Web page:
Even blended learning will fail however if donor programs are not humble. When Vietnam wanted guidance on how to gain entry to the WTO they did not ask an economically advanced country for assistance. They asked China and one major donor facilitated that contact. So it should be with capacity building programs – donors should concentrate on facilitating knowledge development and dissemination. Sometimes but not all of the time part, or all of that knowledge will come from the donor country. In the majority of cases it will come from elsewhere within the country or from other parts of the world.

Lets get rid once and for all the “in our image” approach to capacity building programs and embrace a humble blended learning approach.


Excellent article. It is so heartening to know that it is now possible for people everywhere to contribute their mite to development, in a meaningful way.

These comments from Colin Lonergan on capacity building are most useful. There are three additional points that are relevant.

First, the whole capacity building program supported by donors across the world is in something of a mess. The worldwide effort is generally supply-driven rather than demand-oriented. As Colin Lonergan's comment implies, the worldwide effort is too often driven by the specific interests of (a) individuals in the receiving institutions, (b) the training institutions, and (c) the companies providing support services. In this, the market is not working at all well. The system needs a thorough review.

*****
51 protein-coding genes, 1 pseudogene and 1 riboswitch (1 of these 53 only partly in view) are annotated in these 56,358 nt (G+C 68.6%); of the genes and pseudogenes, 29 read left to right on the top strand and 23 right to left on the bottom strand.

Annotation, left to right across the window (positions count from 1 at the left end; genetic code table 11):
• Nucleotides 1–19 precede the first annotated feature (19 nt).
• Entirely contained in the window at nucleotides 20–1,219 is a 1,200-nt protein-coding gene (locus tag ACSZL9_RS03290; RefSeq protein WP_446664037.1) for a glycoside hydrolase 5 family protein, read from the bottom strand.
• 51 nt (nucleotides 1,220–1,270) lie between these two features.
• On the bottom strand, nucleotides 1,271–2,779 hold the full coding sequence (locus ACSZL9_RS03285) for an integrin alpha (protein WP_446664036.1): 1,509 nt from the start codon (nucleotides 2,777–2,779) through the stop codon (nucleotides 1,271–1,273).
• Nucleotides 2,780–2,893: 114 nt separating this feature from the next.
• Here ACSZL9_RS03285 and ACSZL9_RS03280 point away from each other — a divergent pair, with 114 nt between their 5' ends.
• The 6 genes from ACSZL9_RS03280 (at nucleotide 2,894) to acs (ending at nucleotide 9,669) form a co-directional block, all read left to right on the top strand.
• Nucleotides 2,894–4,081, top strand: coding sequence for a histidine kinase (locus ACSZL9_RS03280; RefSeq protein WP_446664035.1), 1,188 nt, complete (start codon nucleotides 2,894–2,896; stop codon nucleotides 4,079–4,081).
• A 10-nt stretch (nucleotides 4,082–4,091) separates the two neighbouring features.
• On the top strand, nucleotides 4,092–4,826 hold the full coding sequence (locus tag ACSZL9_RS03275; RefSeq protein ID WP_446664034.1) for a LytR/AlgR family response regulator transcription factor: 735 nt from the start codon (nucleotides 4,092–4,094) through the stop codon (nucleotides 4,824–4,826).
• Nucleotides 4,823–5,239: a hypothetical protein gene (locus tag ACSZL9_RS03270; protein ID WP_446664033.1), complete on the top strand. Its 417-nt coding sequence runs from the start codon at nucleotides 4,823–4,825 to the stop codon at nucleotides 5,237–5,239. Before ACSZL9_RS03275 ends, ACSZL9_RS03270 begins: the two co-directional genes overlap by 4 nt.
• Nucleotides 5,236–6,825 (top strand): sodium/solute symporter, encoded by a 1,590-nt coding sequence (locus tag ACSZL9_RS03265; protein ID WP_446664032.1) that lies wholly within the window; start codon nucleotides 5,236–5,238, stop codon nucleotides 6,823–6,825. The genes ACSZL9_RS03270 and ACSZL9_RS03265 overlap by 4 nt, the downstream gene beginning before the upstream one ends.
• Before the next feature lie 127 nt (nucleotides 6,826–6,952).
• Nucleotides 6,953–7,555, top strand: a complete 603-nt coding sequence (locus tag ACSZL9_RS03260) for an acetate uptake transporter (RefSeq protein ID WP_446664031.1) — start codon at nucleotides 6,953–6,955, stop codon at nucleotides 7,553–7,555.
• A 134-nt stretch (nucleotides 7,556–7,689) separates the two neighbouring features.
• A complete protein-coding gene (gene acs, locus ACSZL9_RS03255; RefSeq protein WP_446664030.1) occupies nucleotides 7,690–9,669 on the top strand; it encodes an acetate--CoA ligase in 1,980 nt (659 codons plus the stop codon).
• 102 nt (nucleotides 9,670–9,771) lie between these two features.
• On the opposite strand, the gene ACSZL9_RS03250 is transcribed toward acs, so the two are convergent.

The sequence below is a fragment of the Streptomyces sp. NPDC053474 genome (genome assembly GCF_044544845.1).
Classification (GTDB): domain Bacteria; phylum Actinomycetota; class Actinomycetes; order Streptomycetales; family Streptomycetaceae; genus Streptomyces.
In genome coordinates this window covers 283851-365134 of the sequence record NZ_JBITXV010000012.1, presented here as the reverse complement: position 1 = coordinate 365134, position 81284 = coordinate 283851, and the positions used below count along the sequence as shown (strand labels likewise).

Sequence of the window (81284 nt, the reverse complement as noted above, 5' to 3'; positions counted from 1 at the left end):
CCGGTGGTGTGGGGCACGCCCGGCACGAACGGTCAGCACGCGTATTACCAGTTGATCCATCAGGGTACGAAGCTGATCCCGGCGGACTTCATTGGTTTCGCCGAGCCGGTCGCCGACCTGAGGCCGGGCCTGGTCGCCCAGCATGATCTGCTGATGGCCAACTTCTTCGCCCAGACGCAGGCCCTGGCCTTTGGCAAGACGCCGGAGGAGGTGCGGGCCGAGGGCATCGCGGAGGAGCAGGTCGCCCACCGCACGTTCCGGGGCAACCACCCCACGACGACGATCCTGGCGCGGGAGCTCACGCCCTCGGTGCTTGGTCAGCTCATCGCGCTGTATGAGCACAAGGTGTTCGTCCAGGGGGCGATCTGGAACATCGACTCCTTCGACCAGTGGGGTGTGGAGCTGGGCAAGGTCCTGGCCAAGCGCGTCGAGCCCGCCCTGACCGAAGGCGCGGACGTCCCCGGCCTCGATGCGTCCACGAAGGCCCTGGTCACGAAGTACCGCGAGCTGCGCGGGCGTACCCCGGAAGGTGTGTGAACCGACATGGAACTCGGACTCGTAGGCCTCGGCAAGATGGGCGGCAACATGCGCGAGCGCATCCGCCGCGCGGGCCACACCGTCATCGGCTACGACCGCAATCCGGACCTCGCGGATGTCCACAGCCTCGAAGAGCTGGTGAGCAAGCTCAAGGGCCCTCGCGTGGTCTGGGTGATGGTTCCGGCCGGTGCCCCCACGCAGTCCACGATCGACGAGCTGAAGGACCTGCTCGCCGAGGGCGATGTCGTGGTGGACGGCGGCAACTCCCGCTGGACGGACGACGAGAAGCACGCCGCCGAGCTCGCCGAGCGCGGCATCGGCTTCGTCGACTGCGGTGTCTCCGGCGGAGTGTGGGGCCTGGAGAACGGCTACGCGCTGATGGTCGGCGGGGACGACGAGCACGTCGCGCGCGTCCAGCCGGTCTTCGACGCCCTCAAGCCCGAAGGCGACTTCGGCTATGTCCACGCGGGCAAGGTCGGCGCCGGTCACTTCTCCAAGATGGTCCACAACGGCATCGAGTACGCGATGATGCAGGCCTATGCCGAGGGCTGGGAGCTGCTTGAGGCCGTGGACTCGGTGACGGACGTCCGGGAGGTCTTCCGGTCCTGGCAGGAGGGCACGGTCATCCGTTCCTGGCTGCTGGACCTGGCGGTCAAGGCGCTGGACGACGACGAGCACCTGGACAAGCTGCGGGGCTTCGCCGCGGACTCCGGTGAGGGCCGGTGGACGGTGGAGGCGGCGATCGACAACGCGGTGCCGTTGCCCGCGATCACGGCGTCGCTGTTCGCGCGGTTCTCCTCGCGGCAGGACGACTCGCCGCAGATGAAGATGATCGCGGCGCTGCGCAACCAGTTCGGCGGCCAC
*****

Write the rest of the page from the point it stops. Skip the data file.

Second, it is rather noticeable that there are relatively few published high-quality evaluations of the capacity-building programs conducted by international agencies. The World Bank and regional development agencies, for example, support a very large number of capacity building programs each year. But a careful search of the public evaluation programs of these agencies throws up few examples of careful, high-quality reviews.

Third, the suggestion that many capacity building programs are "In our Image" is surely correct. And this, in turn, means that many capacity building programs have a strong supply-driven (rather than demand-determined) bias. Across the world, most (perhaps all?) donor countries and agencies tend to promote certain ideas through their capacity building programs. U.S. agencies are keen to promote American values; the French encourage people to learn French; the Japanese are keen to build support for Japanese priorities, especially in Asia; Australia and Canada tend to promote Anglo-Saxon approaches; the Koreans are keen to encourage Asian colleagues to learn about Korean technology; and the Nordic countries are currently quite keen to promote the environmental agenda.

Is this "In our Image" (IOI) approach wrong? The question is perhaps not useful. It is probably inevitable that donor countries will favour IOI programs. We should probably accept that the IOI approach cannot be avoided. But it would be helpful if we also acknowledged more clearly our own biases. As Colin Lonergan suggests, we could be more humble. We could perhaps acknowledge how dominant the IOI influence is within the programs of most donor countries. We could also acknowledge that the IOI approach is not especially consistent with the idea (emphasised in the much-discussed "Paris Declaration" about aid management) of developing more ownership of programs on the part of developing (recipient) countries.